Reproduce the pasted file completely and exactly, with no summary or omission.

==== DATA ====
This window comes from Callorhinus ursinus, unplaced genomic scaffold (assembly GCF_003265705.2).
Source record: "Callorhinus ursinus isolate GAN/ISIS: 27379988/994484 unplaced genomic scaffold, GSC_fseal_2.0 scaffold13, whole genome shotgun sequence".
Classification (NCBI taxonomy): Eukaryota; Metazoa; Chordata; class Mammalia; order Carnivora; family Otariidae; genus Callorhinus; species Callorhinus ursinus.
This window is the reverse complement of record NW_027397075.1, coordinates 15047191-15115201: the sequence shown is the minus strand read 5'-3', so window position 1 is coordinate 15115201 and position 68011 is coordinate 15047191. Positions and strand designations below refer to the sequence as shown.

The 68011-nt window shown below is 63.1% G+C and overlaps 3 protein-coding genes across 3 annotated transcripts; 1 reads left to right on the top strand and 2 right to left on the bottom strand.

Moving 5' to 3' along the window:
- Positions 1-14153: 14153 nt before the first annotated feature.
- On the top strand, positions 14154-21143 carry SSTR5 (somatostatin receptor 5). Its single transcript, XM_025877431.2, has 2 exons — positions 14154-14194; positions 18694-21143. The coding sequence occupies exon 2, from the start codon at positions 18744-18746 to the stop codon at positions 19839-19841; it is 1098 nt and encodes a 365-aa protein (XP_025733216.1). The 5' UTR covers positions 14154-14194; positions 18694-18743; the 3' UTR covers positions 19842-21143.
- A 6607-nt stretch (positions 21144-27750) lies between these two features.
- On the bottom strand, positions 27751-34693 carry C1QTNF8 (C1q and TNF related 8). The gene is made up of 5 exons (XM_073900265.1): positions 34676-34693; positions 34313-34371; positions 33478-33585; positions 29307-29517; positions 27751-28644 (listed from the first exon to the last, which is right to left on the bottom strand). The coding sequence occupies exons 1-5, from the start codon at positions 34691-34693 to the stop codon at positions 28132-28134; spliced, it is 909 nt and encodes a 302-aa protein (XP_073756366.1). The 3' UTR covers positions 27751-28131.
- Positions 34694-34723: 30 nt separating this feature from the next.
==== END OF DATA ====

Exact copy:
This window comes from Callorhinus ursinus, unplaced genomic scaffold (assembly GCF_003265705.2).
Source record: "Callorhinus ursinus isolate GAN/ISIS: 27379988/994484 unplaced genomic scaffold, GSC_fseal_2.0 scaffold13, whole genome shotgun sequence".
Classification (NCBI taxonomy): Eukaryota; Metazoa; Chordata; class Mammalia; order Carnivora; family Otariidae; genus Callorhinus; species Callorhinus ursinus.
This window is the reverse complement of record NW_027397075.1, coordinates 15047191-15115201: the sequence shown is the minus strand read 5'-3', so window position 1 is coordinate 15115201 and position 68011 is coordinate 15047191. Positions and strand designations below refer to the sequence as shown.

The 68011-nt window shown below is 63.1% G+C and overlaps 3 protein-coding genes across 3 annotated transcripts; 1 reads left to right on the top strand and 2 right to left on the bottom strand.

Moving 5' to 3' along the window:
- Positions 1-14153: 14153 nt before the first annotated feature.
- On the top strand, positions 14154-21143 carry SSTR5 (somatostatin receptor 5). Its single transcript, XM_025877431.2, has 2 exons — positions 14154-14194; positions 18694-21143. The coding sequence occupies exon 2, from the start codon at positions 18744-18746 to the stop codon at positions 19839-19841; it is 1098 nt and encodes a 365-aa protein (XP_025733216.1). The 5' UTR covers positions 14154-14194; positions 18694-18743; the 3' UTR covers positions 19842-21143.
- A 6607-nt stretch (positions 21144-27750) lies between these two features.
- On the bottom strand, positions 27751-34693 carry C1QTNF8 (C1q and TNF related 8). The gene is made up of 5 exons (XM_073900265.1): positions 34676-34693; positions 34313-34371; positions 33478-33585; positions 29307-29517; positions 27751-28644 (listed from the first exon to the last, which is right to left on the bottom strand). The coding sequence occupies exons 1-5, from the start codon at positions 34691-34693 to the stop codon at positions 28132-28134; spliced, it is 909 nt and encodes a 302-aa protein (XP_073756366.1). The 3' UTR covers positions 27751-28131.
- Positions 34694-34723: 30 nt separating this feature from the next.